In my opinion, The Sweet Far Thing is a mess. I liked this series best when it dealt with the mundane world of Victorian England and the way that three young girls struggled with their lack of power in their society. Bray does a nice job with that part. When she brings in the magical elements, however, everything becomes nebulous and unstructured and, unfortunately, most of this long (way too long) book is about the fight over the magic of the Realms. When we visit there, I never feel grounded. It’s not clear what Gemma and others can and can’t do with the magic, why Gemma sometimes chooses to use the magic and sometimes doesn’t, who can and can’t use it, and what the rules are for its use. Also, we’re never sure until the end who’s on which side and people seem to keep changing sides and motives, at least in Gemma’s mind. I wasn’t sure why some important things happened the way they did or why Gemma’s friends were sometimes being so immature and disloyal. There are other specific plot elements that really didn’t work, but mentioning them would give away some of the plot’s twists. I’ll just say that I was never convinced about anything that was happening. I felt that way for hours as Gemma wallowed in confusion and indecision for hundreds of pages before finally dragging the story to an unpleasant and unsatisfying (but merciful) ending.
Though the GEMMA DOYLE series started off well enough with A Great and Terrible Beauty and Rebel Angels, they don’t stand alone and they are not good enough to justify reading this insufferable ending. The audiobooks I read were brilliantly narrated by Josephine Bailey, but even her gorgeous voice couldn’t make me enjoy The Sweet Far Thing. Therefore, I just can’t recommend this series....more
Wisp of a Thing is Alex Bledsoe’s second stand-alone novel about the Tufa, an ancient race of magically gifted swarthy rural folk who live in the Smoky Mountains of Cloud County, Tennessee and may have descended from the Tuatha Dé Danann. You don’t need to read the first book, The Hum and the Shiver, though it’s worth your while and you’ll get a little more out of Wisp of a Thing if you recognize a couple of characters who make cameo appearances in this second book.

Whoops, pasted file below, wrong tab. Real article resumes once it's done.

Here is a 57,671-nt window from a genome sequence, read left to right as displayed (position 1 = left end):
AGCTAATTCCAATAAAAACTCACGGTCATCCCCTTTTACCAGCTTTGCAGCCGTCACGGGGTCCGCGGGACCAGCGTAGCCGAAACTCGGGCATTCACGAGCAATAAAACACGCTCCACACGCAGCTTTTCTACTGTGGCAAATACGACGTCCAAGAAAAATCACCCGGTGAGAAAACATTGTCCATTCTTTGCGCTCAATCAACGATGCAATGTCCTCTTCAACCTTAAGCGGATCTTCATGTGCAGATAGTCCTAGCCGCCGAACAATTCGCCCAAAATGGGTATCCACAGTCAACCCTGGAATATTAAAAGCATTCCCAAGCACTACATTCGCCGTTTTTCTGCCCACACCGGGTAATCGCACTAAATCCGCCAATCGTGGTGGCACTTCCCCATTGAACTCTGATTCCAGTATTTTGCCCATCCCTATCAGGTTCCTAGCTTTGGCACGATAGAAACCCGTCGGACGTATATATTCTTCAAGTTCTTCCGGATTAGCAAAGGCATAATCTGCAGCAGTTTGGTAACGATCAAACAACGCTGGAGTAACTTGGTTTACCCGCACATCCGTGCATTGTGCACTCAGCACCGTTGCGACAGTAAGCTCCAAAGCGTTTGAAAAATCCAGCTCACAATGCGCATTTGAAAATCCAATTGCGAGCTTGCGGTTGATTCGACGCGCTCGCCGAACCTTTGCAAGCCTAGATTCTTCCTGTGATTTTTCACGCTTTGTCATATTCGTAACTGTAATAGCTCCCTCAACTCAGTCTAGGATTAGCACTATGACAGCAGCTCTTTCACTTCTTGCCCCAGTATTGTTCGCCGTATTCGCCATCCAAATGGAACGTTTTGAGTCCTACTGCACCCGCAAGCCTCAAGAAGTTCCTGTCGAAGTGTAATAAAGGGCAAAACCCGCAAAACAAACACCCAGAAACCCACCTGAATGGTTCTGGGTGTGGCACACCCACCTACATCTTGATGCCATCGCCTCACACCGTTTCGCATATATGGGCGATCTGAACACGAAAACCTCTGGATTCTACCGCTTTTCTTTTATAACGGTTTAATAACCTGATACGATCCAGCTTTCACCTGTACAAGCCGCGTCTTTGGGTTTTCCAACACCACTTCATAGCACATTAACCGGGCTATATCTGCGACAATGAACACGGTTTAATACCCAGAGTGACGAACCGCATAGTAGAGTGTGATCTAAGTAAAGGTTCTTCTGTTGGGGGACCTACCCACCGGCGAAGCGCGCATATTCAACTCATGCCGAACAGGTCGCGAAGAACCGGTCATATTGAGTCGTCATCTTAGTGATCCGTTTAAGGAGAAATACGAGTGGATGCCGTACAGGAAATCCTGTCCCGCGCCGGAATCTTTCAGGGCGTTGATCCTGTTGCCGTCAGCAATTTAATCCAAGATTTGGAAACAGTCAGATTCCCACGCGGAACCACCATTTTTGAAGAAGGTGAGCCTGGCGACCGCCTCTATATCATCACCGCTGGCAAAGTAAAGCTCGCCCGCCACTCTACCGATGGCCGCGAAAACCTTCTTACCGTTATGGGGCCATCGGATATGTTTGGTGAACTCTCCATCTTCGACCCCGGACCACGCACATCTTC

This story focuses on Rob Quillen, a musician who became popular after the country watched him experience a personal tragedy on a national TV reality show. Rob has come to Cloud County because a mysterious man told him that’s where he can find a song of healing. He knows it’s a long-shot, but Rob has nothing else to do and nowhere else to go.
As soon as Rob arrives, he realizes that strange things happen in Cloud County. The first person he meets is a feral girl who lives in the woods. Then he meets a vacationing couple that he hears fighting before the wife disappears. There’s a Tufa man who seems to have special power over women and another man who thinks he should make decisions for the whole clan, but there’s also a small cadre of women who wield some sort of magic that gives them a quiet but obvious authority. There’s a family of mean “white trash” folks, a disappearing graveyard, a dangerous cave on the side of a cliff, and an ancient curse that will take effect when the wind tugs the last leaf from the Widow’s Tree.
Rob unwittingly gets involved in all of these weird events and the treacherous factions of the Tufa as he faces the truth about himself, deals with his guilt and loss, and searches for a song that might mend his broken heart and let him move on. His experience with the Tufa will change him, but his presence among them will also, in turn, change the Tufa. Wisp of a Thing is a lovely haunting fairy tale about love and loss, the pressure of culture and tradition, and the power of language, music and dance. The characters are intriguing, the plot is mysterious, and the prose is evocative. The unusual rural Southern setting is dark and eerie. Next time I travel through the Smoky Mountains of Tennessee, I’ll be on the lookout for those suspicious black-haired swarthy people, and if they start singing, I know I’ll be entranced.
I liked Wisp of a Thing even better than The Hum and the Shiver, mainly because I liked Rob and some of the other characters more than I liked Bronwyn, the protagonist of that first book. If you liked The Hum and the Shiver, you must read this one but, again, you don’t have to read The Hum and the Shiver first. Wisp of a Thing stands alone well enough. The audio version of Wisp of a Thing is narrated by Stefan Rudnicki who is perfect for this role. As always, I loved his performance....more
Widow’s Web is book seven in Jennifer Estep’s ELEMENTAL ASSASSIN series. I wasn’t too impressed with book six, By a Thread, but I continue to read theWidow’s Web is book seven in Jennifer Estep’s ELEMENTAL ASSASSIN series. I wasn’t too impressed with book six, By a Thread, but I continue to read the series because I’ve already purchased most of the books at Audible and, even though I recognize the problems with the plot and the writing, the truth is that I like Estep’s setting and characters well enough that I don’t mind reading the books in order to get them reviewed for FanLit. Based on the high marks the series gets at GoodReads and Amazon, I’m guessing that many readers are perfectly happy to overlook the little “issues” I’ve mentioned in previous reviews. Clearly, the formula is working for Estep.